Chapter 62: Overview
The 1970s was a period of major education reform. During this time there were significant changes to teaching and learning pedagogy, school design and the way education was managed by the department.
The Whitlam Government, elected in 1972, established several commissions into education. One key initiative arising from these was the allocation of education funding on a ‘needs’ basis. Decentralisation of education into regions was also instituted in Victoria.
Changes in the design of schools and curricula occurred together reflecting modern teaching philosophies that included flexible teaching spaces, greater focus on students with special needs, and indoor-outdoor learning. Desks gave way to tables and chairs, often modular, fitting together to encourage circular discussion groups.
This period of educational reform saw the merger of technical and high schools, initially according to need, then later by dictate following the Blackburn Report in the 1980s. These amalgamations led to the formation of post-primary schools, later known as secondary colleges. Schools offered more subjects and were equipped to technical school standards in the practical subjects. Students progressed to TAFE to complete vocational education.
Chapter 63: Feature Leader: Don Matters and the EARL of Education
An understanding of the need to design for effective teaching and learning in the 1960s initiated the formation of an independent organisation – the Educational Architecture Research Laboratory – known simply as ‘EARL’.
EARL was headed by Don Matters who set about designing the perfect school, one that suited modern teaching, learning and school curriculum, that met a particular budget, was flexible in classroom organisation and could be adjusted to suit medium to large school populations.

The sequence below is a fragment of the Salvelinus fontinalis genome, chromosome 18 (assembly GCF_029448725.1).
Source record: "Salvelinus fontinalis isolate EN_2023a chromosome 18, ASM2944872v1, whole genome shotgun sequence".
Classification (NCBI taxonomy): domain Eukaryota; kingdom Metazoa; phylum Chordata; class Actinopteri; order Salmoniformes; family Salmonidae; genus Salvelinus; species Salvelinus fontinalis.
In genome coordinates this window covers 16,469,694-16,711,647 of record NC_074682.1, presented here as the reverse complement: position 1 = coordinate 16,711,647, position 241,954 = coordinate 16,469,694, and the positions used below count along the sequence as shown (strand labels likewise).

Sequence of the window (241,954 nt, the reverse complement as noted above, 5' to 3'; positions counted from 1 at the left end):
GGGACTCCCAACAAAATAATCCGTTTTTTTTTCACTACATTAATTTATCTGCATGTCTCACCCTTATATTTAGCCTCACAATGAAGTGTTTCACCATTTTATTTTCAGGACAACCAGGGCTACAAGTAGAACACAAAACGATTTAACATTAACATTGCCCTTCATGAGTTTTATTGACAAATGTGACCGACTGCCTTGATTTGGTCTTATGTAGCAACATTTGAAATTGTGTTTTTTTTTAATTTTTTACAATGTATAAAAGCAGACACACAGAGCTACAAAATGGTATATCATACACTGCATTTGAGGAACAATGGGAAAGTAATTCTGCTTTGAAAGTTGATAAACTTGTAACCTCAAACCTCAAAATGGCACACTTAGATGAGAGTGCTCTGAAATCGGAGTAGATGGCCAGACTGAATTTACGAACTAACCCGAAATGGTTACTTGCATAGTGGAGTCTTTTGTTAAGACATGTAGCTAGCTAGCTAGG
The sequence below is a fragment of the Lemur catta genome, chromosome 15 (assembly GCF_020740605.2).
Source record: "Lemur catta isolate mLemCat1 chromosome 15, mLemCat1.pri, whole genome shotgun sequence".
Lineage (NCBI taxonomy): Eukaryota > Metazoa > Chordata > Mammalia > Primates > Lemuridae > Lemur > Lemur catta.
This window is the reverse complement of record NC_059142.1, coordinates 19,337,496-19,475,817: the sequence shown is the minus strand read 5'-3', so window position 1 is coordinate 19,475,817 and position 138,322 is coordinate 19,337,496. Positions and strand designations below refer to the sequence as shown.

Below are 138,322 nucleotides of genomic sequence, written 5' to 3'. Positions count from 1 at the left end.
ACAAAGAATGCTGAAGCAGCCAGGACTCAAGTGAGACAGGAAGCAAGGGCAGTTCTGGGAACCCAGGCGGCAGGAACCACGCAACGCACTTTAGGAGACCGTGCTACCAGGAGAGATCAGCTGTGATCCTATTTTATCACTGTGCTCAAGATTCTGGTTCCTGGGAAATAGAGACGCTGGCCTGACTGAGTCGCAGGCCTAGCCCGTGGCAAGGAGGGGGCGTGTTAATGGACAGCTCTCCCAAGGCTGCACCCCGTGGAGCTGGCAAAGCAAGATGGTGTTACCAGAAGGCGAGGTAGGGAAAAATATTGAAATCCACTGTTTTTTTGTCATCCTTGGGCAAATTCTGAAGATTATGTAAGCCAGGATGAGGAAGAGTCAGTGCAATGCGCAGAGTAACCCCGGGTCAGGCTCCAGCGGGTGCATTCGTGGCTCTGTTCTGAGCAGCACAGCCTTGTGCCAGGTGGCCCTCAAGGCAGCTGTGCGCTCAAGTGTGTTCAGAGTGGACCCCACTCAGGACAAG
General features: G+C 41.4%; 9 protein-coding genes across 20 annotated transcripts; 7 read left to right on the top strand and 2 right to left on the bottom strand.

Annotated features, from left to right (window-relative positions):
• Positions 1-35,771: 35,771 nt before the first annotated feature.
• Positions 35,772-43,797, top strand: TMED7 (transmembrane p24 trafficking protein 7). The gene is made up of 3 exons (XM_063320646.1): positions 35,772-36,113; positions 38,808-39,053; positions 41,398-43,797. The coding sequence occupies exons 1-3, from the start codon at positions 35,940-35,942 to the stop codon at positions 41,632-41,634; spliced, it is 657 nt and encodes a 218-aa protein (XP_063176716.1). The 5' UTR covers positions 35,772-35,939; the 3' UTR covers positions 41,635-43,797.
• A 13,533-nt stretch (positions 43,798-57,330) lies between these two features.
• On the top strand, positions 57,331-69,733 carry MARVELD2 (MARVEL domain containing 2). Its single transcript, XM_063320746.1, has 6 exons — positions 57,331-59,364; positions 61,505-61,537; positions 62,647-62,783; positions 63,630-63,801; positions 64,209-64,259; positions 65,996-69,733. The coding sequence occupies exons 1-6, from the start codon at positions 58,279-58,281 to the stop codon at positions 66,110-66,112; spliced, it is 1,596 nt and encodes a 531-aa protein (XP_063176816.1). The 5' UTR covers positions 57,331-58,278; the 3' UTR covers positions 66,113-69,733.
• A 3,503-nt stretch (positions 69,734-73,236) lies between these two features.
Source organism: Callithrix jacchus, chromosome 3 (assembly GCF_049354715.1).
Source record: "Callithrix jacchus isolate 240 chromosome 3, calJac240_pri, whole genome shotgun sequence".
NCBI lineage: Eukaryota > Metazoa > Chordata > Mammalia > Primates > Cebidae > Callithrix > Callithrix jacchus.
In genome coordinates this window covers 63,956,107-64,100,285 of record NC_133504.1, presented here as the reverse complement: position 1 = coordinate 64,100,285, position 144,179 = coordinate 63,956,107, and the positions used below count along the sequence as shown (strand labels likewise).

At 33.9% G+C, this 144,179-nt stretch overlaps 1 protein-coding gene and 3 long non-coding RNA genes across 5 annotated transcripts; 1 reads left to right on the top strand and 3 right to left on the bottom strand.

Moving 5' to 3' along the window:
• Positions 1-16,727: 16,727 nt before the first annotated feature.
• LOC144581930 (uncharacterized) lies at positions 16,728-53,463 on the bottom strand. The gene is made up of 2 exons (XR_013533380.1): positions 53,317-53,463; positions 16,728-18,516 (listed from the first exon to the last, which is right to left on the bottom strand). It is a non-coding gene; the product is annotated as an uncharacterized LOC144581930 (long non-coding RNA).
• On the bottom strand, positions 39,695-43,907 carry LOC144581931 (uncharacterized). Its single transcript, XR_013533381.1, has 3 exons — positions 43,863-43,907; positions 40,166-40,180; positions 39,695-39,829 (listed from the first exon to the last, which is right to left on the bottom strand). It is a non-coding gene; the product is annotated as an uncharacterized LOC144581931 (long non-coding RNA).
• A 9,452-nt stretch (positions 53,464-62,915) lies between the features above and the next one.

From this brief the Courtyard 800 design was developed and catered for schools with more than 800 students. The design was simple but clever. It created hubs or pods of classrooms that opened onto courtyards. In fact the entire school was designed around large central courtyards.
Main facilities were linked to these pods. Additional classrooms could be housed in newly designed ‘portables’ that matched the design of the school.
One of the most striking Courtyard 800 schools was Heatherhill High School in Springvale.
Chapter 64: Feature School: Heatherhill High School
Heatherhill High School was a stunning example of the EARL at work. The main shape of the school was rectangular with a hexagonal pod in the centre. Rooms lined the edges of inner landscaped courtyards.
The hexagonal pod housed classrooms serviced with light from the sides and clerestory windows. Each room opened to the exterior for outdoor learning providing teachers with relief from stifling heat in summer, and an opportunity to offer small group work in or out of their classroom.
This was seen as a first in government architecture because it; “responded to researched educational specifications and was to meet the educational needs of staff and students. The curriculum that developed responded to the perceived needs of the community and changes in educational philosophies and practices of this period”. K. Wong: Heatherhill High School, an example of the Courtyard 800 system: Monash University thesis document.
Rooms were furnished with modular tables, trapezoid in shape and able to be joined to form squares, rectangles, semi circles or circles.
Chapter 65: Feature Leader: Ron Reed
By the time the EARL (Educational Architecture Research Laboratory) was designing schools, the focus of Unions and the community turned to teachers and teaching practices and they began agitating for better-qualified teachers (in some cases teachers were still able to work without teaching qualifications). This time administrators were in full support.